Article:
Oh wow, that are beautiful sounds you produced there with the Paradox from Noise Reap. Pity the Paradox seems to be sold out on their website and I couldn't find a dealer in Europe yet that keeps Noise Reap on stock.
Glad to hear you like the OP-Z so much :-)
Thanks a lot for sharing this and kind regards, Garfield.
Wow, great track! Impressive show you are pulling of here. What's that module you are using quite a bit in front a bit on the left hand side? Your "control centre", it looks like? Would be interesting to know which module that is.
Thank you very much for sharing this and kind regards, Garfield.
I finally got this picture and I hope it works here below:
Ah, it works :-) So, please keep in mind this is just an example, it doesn't have to be exactly like this but that you just get the idea of my above post.
The idea here is that for each "functionality" block you see here, you could take, if you have a lot of space, one rack, or if you have less space consider each block as a row in your racks. With two large racks or with 3 small racks this is getting quite realistic. If you have less space then use for each functionality block a certain HP space reserved; at the end, it's up to you. It's just to give you an idea on how a (medium till large) rack could be rearranged.
For beginners it might be interesting to see what kind of functionalities one might need to think about, it might give ideas and also perhaps a perception on how much HP/rack space you might required.
Farkas: Good luck with the rearrangement and please keep us updated :-)
The best way is, to get an audio interface that has at least (stereo) output. If you like to have input possibilities as well then you need both input & output. A nice example is Intellijel - Audio I/O.
Eurorack signals are (much) higher than line audio signals hence the need of an audio interface module. Some members here save money on such interface and by turning down the gain completely on the external mixer and then slowly pulling it up to see if it goes well.
If you are going to do a lot with DC signals, it's recommended to use an audio interface so you wouldn't have DC signals towards your speakers (since DC would destroy your speakers).
Up to you. Have fun with your modular system and kind regards, Garfield Modular.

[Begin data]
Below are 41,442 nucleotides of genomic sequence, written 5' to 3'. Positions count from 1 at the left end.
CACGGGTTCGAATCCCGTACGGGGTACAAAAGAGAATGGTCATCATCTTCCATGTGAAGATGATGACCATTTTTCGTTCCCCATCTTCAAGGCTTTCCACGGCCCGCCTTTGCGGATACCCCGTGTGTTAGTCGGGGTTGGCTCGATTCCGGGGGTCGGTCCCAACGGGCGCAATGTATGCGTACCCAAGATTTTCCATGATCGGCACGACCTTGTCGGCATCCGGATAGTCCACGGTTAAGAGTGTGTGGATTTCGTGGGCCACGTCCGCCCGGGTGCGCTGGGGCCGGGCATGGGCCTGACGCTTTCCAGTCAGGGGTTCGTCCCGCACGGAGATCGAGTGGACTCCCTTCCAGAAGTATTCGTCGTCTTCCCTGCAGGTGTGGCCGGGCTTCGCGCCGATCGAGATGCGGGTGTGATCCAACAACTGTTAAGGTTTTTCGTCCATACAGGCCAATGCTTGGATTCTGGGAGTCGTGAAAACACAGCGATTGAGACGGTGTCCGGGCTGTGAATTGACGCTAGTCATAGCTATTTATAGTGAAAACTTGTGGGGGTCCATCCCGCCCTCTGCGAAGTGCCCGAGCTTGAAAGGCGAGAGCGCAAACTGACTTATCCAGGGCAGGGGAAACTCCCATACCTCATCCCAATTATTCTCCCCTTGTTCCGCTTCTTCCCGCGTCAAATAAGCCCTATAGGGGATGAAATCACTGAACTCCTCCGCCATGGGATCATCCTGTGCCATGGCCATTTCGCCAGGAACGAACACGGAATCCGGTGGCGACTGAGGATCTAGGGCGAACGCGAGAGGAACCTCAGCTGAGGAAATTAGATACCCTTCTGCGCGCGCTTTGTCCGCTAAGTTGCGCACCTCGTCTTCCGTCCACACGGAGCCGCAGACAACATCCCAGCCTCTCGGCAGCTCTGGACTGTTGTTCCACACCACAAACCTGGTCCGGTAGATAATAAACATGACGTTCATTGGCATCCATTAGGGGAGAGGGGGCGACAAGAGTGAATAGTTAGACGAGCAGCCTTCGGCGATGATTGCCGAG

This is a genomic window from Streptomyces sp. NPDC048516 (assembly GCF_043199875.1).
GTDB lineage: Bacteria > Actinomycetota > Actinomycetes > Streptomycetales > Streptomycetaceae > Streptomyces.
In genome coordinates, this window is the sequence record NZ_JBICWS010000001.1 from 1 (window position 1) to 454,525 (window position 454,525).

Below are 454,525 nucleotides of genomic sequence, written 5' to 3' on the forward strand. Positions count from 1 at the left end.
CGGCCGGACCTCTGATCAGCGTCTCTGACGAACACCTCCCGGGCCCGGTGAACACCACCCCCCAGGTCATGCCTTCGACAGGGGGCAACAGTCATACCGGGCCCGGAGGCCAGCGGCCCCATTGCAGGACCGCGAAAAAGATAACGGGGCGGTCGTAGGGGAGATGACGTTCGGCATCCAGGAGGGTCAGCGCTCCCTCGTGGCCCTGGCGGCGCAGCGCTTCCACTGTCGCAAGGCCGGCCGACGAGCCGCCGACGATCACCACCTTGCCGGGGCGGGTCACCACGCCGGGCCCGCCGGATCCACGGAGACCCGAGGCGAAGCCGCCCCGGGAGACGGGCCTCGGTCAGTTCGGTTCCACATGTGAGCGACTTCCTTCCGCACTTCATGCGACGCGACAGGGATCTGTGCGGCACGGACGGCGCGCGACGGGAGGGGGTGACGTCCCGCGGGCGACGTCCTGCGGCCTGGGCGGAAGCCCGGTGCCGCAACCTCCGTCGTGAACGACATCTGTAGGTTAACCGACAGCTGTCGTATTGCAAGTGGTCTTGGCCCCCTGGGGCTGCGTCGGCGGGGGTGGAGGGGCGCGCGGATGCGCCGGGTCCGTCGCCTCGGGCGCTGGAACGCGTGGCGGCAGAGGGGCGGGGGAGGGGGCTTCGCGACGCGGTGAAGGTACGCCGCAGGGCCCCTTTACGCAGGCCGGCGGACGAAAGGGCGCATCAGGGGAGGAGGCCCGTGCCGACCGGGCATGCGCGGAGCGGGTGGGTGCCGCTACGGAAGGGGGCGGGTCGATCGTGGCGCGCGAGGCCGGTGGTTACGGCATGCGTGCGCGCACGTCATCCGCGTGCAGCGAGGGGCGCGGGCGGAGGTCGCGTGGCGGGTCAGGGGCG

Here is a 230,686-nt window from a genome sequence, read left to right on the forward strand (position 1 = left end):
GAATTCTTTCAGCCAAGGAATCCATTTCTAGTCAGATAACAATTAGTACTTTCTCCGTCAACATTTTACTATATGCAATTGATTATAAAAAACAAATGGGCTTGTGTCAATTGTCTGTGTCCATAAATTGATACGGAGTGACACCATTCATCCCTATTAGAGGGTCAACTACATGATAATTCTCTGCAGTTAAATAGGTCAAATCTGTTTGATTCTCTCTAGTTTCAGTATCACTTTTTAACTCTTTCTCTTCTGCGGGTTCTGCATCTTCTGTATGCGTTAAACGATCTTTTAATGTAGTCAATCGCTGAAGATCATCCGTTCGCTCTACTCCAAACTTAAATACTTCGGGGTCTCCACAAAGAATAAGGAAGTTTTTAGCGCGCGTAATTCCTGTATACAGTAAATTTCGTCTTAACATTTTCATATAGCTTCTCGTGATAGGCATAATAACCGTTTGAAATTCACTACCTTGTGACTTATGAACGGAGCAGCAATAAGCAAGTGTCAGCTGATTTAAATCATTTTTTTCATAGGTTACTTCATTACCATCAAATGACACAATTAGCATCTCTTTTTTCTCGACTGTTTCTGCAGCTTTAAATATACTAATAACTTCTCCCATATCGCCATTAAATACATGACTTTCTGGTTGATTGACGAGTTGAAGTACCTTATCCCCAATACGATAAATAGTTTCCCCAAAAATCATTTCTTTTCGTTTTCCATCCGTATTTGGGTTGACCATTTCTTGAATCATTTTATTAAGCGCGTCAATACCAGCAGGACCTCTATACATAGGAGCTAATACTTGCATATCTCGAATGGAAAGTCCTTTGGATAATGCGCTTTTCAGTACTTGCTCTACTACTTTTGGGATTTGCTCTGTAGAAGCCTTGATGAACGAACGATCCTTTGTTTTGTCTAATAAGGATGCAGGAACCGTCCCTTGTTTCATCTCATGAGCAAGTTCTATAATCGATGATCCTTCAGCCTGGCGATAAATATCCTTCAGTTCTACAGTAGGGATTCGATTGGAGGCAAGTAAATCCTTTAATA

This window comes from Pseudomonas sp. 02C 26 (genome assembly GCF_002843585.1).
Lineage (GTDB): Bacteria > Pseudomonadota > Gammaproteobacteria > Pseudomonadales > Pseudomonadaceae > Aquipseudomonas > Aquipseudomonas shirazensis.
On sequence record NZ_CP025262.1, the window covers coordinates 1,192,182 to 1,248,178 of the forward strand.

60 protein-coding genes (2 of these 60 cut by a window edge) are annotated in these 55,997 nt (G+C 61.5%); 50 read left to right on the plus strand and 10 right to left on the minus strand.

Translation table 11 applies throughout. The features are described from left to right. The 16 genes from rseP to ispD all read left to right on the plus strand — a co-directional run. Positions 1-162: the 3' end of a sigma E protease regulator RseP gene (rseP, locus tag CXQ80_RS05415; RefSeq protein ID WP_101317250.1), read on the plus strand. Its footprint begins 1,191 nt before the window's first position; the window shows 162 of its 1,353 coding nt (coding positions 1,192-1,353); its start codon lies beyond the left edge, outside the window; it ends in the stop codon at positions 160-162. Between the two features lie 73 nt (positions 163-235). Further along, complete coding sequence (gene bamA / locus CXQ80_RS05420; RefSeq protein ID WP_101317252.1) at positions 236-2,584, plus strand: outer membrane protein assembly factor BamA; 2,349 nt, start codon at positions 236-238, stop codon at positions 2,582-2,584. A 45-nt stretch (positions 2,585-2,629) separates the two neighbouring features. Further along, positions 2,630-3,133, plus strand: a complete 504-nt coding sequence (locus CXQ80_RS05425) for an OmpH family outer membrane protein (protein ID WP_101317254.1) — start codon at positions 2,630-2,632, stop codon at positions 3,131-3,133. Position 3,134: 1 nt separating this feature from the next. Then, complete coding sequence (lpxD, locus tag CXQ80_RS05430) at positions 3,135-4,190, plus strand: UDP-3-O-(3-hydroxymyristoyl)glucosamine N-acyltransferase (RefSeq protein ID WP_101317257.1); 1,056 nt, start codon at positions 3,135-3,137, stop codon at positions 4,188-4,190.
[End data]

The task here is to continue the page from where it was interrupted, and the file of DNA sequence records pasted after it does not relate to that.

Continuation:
I would put 2 blind panels of each 4 HP put in the lower rack next to the Metron. It's always good to have some spare space left and then you are able to extend your Metron with for example 2 more Voltera modules.
Must the rack be full? Perhaps keep the other gap filled with a 8 HP blind panel as well? If you put your rack now full then you are forced to buy a new rack in case you want to buy more modules after a certain time. If you keep the 8 HP now free, you have at least some spare space in case you unexpected come along a nice module :-)
Baltergeist: That's a great nice track, real nice way to start the weekend :-)
Lugia: I just managed to get a Fuzz pedal from Cuvave before the Brexit but had no chance to test it because of lack of a power supply, then just recently tested it but looks like a DOA (Dead On Arrival) :-( I was so looking forward to this pedal...
Bad luck, even more bad luck since sending this back to Amazon UK costs a fortune, I had been told by the post office because of the Brexit their costs went rocket high now. It costs more to send it back then the unit costed me...
I hope there will be a time that I can experience a Fuzz ;-) considering you can't get it here in Germany and the UK because of the Brexit is a bit difficult to get things there or from.
Wow, nice long track where you take us on your sonic adventures! :-) You got at several spots some real fun and nice melody lines with fun & good sounds. I like that!
Then you have a Leslie effects module on the left bottom turning around for your Leslie effects, great! I guess that's using blue tooth or some other wireless protocol otherwise the wires are getting wrapped up pretty fast ;-) Just kidding! By the way, what module is that?
He, he, I overlooked your video above this one, going to check that one out now, looks like some fun too!
Looks like you got yourself a new toy, the OP-Z ;-) Enjoy and have fun with it and kind regards, Garfield.
Wow that's fantastic! Great music, fantastic voice and to me it sounds like a great mix too! Studio-One... are you using a Presonus - StudioLive digital mixer? I am considering one, please let me know your experiences with it, I would much appreciate that!
Beside the great modular music you are able to pull off here, you got a fantastic voice as well, I am so jealous :-)
Thanks a lot for sharing this and I hope to hear more from your fantastic tracks! Kind regards, Garfield.